[Athen] Text readability: can you tell the difference between "rn" and "m"?

Christine Robinson crobinson at ggc.edu
Wed Jan 24 13:42:50 PST 2018

Thanks, Karen. Your input is always invaluable to me.
Now you've got me thinking, I should explore the possibility of presenting this type of content to our students, through our Office of Disability Services... hm... hm...
Christine Robinson | Technical Trainer/Writer | Center for Teaching Excellence
Georgia Gwinnett College | 1000 University Center Lane, L-2158 | Lawrenceville, GA 30043

From: athen-list [mailto:athen-list-bounces at mailman13.u.washington.edu] On Behalf Of Karlen Communications
Sent: Wednesday, January 24, 2018 2:45 PM
To: 'Access Technology Higher Education Network' <athen-list at u.washington.edu>
Subject: Re: [Athen] Text readability: can you tell the difference between "rn" and "m"?

As someone with a visual disability I depend on the ligatures of a serif font to read text. Sans-serif fonts take me longer to read because I can't distinguish some letter combinations when they are close together. I do know that sans-serif does work better for some of us with visual, learning or cognitive disabilities.

This is why I created the how to tutorial on creating Style Sets in Word. If you are an alternate text production centre and need large print, you can create a large print Style Set...or a Style Set for a specific student. As long as the Word document does not use direct formatting and the Style Set accommodates for the scaling of Headings based on the "new" font size, text scales nicely.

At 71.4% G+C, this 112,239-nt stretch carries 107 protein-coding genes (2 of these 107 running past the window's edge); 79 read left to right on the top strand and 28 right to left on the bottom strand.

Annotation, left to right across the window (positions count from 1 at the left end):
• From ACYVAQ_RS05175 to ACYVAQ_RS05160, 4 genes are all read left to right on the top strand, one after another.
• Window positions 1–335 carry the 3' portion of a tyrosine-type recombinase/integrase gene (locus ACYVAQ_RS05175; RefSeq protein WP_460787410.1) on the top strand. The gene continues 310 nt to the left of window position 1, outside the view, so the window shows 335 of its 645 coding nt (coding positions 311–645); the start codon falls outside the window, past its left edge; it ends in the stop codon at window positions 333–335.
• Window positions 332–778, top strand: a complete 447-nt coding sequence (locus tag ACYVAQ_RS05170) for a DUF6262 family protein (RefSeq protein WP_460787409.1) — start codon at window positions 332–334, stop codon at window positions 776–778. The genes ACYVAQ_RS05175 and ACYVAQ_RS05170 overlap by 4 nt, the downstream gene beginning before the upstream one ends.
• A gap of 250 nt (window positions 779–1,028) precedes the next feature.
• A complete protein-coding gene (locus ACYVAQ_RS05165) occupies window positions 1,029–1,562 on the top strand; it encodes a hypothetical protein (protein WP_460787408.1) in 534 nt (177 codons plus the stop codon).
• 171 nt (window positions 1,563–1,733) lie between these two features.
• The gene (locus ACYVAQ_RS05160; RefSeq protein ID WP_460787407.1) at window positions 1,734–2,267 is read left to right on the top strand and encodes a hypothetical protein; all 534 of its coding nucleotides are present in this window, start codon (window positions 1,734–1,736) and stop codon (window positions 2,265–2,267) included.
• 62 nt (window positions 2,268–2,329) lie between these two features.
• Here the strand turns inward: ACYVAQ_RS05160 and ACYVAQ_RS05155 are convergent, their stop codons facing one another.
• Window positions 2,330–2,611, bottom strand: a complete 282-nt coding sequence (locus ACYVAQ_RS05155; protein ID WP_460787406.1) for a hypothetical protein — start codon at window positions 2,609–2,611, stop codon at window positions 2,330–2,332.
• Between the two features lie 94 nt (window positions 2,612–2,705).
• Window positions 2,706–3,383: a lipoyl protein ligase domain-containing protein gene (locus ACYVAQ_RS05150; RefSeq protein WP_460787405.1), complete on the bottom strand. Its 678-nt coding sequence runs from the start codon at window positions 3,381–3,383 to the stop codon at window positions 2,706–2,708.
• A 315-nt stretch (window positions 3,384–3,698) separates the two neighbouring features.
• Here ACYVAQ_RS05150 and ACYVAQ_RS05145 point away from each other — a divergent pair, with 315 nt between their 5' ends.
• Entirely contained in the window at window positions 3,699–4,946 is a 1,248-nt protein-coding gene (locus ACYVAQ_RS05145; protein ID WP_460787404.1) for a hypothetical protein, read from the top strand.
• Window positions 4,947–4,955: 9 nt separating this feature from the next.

I just noticed that the tutorial isn't on my website. I've attached it but will also add it to the Office for Windows web page. It is for an older version of Word, but the steps still work...Style Sets are now found on the Design Ribbon in Word 2016.

You might also want to look at the Immersive Reading Tools/Learning Tools in Word 2016. They include tools for changing the column width, spacing, the background colour of the document, breaking words into syllables and a Read aloud tool. You can find the Learning Tools Ribbon by using Tell Me (Alt + Q) and typing Learning Tools. The Learning Tools Ribbon will stay open as long as the document is open.



The tools are available in OneNote as well and, if you have a SharePoint based Office 365 subscription, in the Web apps...I think. I went to try the web apps Learning Tools but couldn't seem to access them. I was in a hurry (of course) so will try again. :)

Cheers, Karen

From: athen-list [mailto:athen-list-bounces at mailman13.u.washington.edu] On Behalf Of Susan Kelmer
Sent: Wednesday, January 24, 2018 1:37 PM
To: Access Technology Higher Education Network <athen-list at u.washington.edu<mailto:athen-list at u.washington.edu>>
Subject: Re: [Athen] Text readability: can you tell the difference between "rn" and "m"?

Personally, I default to a serif font. There are mixed opinions about whether sans or serif is better, but for general readability, serif works better (and there's a logical reason for that - it leads the eyes). Serif fonts RARELY show this issue with rn or other combined characters. But most sans fonts have some issues in this area.

This is also why it's important for us to be providing documents that people can change to their liking, whenever possible. A word file - you can always change the font if you don't like it. PDF, not so much.

Just my 2 cents.

Susan Kelmer
Alternate Format Production Program Manager
Disability Services
University of Colorado Boulder

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